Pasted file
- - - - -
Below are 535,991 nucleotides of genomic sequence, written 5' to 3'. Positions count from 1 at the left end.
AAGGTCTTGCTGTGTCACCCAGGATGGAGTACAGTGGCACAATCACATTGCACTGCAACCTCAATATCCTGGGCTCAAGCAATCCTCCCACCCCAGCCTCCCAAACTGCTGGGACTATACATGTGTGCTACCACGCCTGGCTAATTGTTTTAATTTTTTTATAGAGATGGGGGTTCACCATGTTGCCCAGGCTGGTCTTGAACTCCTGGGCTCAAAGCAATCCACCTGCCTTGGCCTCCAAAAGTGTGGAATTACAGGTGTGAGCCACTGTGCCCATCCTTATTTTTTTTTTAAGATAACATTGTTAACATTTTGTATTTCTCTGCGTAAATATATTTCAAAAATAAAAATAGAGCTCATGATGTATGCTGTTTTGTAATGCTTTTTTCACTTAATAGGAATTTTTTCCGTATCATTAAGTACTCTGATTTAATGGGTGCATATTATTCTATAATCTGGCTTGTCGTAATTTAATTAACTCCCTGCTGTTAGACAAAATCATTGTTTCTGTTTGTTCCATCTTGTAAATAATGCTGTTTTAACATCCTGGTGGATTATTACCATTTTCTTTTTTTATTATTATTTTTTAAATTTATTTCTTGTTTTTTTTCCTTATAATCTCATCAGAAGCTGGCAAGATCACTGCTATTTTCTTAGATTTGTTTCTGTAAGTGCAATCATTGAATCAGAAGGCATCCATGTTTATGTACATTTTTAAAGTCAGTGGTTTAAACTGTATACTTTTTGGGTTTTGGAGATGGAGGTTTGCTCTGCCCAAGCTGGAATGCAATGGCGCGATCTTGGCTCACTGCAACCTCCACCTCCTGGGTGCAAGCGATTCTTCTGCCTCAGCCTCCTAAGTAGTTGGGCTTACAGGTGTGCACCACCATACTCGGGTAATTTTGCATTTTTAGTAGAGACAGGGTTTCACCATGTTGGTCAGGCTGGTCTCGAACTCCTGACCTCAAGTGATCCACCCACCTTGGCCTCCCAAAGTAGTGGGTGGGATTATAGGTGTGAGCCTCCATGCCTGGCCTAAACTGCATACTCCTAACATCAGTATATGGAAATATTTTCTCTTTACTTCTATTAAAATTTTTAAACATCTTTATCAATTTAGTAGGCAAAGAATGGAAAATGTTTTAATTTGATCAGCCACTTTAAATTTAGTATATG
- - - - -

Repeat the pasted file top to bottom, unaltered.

Below are 535,991 nucleotides of genomic sequence, written 5' to 3'. Positions count from 1 at the left end.
AAGGTCTTGCTGTGTCACCCAGGATGGAGTACAGTGGCACAATCACATTGCACTGCAACCTCAATATCCTGGGCTCAAGCAATCCTCCCACCCCAGCCTCCCAAACTGCTGGGACTATACATGTGTGCTACCACGCCTGGCTAATTGTTTTAATTTTTTTATAGAGATGGGGGTTCACCATGTTGCCCAGGCTGGTCTTGAACTCCTGGGCTCAAAGCAATCCACCTGCCTTGGCCTCCAAAAGTGTGGAATTACAGGTGTGAGCCACTGTGCCCATCCTTATTTTTTTTTTAAGATAACATTGTTAACATTTTGTATTTCTCTGCGTAAATATATTTCAAAAATAAAAATAGAGCTCATGATGTATGCTGTTTTGTAATGCTTTTTTCACTTAATAGGAATTTTTTCCGTATCATTAAGTACTCTGATTTAATGGGTGCATATTATTCTATAATCTGGCTTGTCGTAATTTAATTAACTCCCTGCTGTTAGACAAAATCATTGTTTCTGTTTGTTCCATCTTGTAAATAATGCTGTTTTAACATCCTGGTGGATTATTACCATTTTCTTTTTTTATTATTATTTTTTAAATTTATTTCTTGTTTTTTTTCCTTATAATCTCATCAGAAGCTGGCAAGATCACTGCTATTTTCTTAGATTTGTTTCTGTAAGTGCAATCATTGAATCAGAAGGCATCCATGTTTATGTACATTTTTAAAGTCAGTGGTTTAAACTGTATACTTTTTGGGTTTTGGAGATGGAGGTTTGCTCTGCCCAAGCTGGAATGCAATGGCGCGATCTTGGCTCACTGCAACCTCCACCTCCTGGGTGCAAGCGATTCTTCTGCCTCAGCCTCCTAAGTAGTTGGGCTTACAGGTGTGCACCACCATACTCGGGTAATTTTGCATTTTTAGTAGAGACAGGGTTTCACCATGTTGGTCAGGCTGGTCTCGAACTCCTGACCTCAAGTGATCCACCCACCTTGGCCTCCCAAAGTAGTGGGTGGGATTATAGGTGTGAGCCTCCATGCCTGGCCTAAACTGCATACTCCTAACATCAGTATATGGAAATATTTTCTCTTTACTTCTATTAAAATTTTTAAACATCTTTATCAATTTAGTAGGCAAAGAATGGAAAATGTTTTAATTTGATCAGCCACTTTAAATTTAGTATATG